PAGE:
GOV. CHARLIE BAKER signed a bill Monday that will temporarily pause evictions and some foreclosures during the coronavirus pandemic, sparking an intense debate over the rights of landlords and tenants.
Real estate industry officials said they worried the new law would embolden tenants to stop paying their rent, while advocates for the legislation said it was desperately needed to protect tenants from being evicted in the middle of a pandemic.
Some saw the outcome as a pivotal statement by lawmakers on Beacon Hill. “Hopefully there is a bigger lesson to be learned: Access to safe and affordable housing is (or should be) a basic human right,” said Georgia Katsoulomitis, executive director of the Massachusetts Law Reform Institute
Lisa Owens, executive director of City Life/ Vida Urbana, a tenants’ rights group, called the legislation very strong for both tenants and homeowners. “It does exactly what it needs to to stop evictions and foreclosure from the very beginning of the process to the very end of the process,” Owens said.
But Kate Franco of Fall River, the former CEO of a property management company and a former landlord and small business owner, called the bill “very one-sided.” Franco said if tenants can stop paying rent with no incentive to negotiate terms, they are likely to far too fall behind on rent to make it up – and the landlord still has to pay expenses like water, sewer and property insurance. Once the moratorium ends, Franco said, “Nothing’s stopping (tenants) from moving to another property. That landlord’s not going to recover.”
Franco worries that in six to eight months, there will be a huge spike in evictions and foreclosures, as tenants can’t pay back rent and landlords miss mortgage payments. “It’s almost like a tsunami,” Franco said. “They think they’re making everything right at the moment, but then the wave is going to hit.”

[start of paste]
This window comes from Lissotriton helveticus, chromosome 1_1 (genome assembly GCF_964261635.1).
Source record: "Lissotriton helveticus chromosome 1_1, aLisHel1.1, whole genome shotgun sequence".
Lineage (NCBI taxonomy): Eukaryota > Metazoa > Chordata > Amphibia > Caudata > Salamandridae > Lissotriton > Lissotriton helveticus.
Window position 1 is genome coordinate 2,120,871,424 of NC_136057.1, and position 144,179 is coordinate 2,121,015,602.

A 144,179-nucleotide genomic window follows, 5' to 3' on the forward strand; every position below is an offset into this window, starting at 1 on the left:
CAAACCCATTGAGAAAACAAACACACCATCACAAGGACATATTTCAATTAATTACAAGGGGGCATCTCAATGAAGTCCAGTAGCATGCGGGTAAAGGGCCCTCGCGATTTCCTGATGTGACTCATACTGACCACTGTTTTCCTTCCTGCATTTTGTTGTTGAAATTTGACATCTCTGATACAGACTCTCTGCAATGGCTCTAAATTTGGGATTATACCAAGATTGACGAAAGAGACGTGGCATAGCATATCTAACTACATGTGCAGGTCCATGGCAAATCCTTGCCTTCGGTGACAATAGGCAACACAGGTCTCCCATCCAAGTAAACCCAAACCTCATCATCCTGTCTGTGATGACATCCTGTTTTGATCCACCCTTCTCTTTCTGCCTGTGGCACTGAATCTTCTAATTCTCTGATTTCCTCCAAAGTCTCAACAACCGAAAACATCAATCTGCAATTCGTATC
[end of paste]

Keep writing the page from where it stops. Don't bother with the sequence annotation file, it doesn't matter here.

The bill, the subject of intense negotiations and back-and-forth between the state Senate and the House, would place a moratorium on evictions during the pandemic. Although the Housing Courts have already issued an order indicating that they are not taking up non-emergency evictions, the bill prohibits all stages of the eviction process – from the time a landlord first sends a “notice to quit” to a tenant to the final action of removing someone from their home.
Emergency evictions – if a tenant does something that affects health and safety – can still go forward.
The bill also prohibits non-emergency evictions of small businesses.
A tenant who misses rent payments and provides documentation that they are experiencing a COVID-19-related hardship cannot be charged late fees. The rent will be due once the pandemic ends.
If an owner who lives in the building and owns less than four units experiences a COVID-19-related hardship, the bill establishes a forbearance period of up to 180 days in which the owner does not have to make mortgage payments. The missed payments will be tacked on to the end of the mortgage and repaid then.
The bill will let landlords access a tenant’s last month’s rent, if it has been prepaid, to cover expenses. It does not allow a landlord to use a tenant’s security deposit.
The moratorium will remain in effect for 120 days, or 45 days after the coronavirus state of emergency expires, whichever is sooner.
Housing rights advocates had been pushing for the bill as a way to avoid having tenants or homeowners forced out of their homes for financial reasons during a pandemic, at a time when people are being instructed to stay at home for public health reasons. They argue that just the threat of eviction could incentivize people to continue working even if they have the highly contagious illness.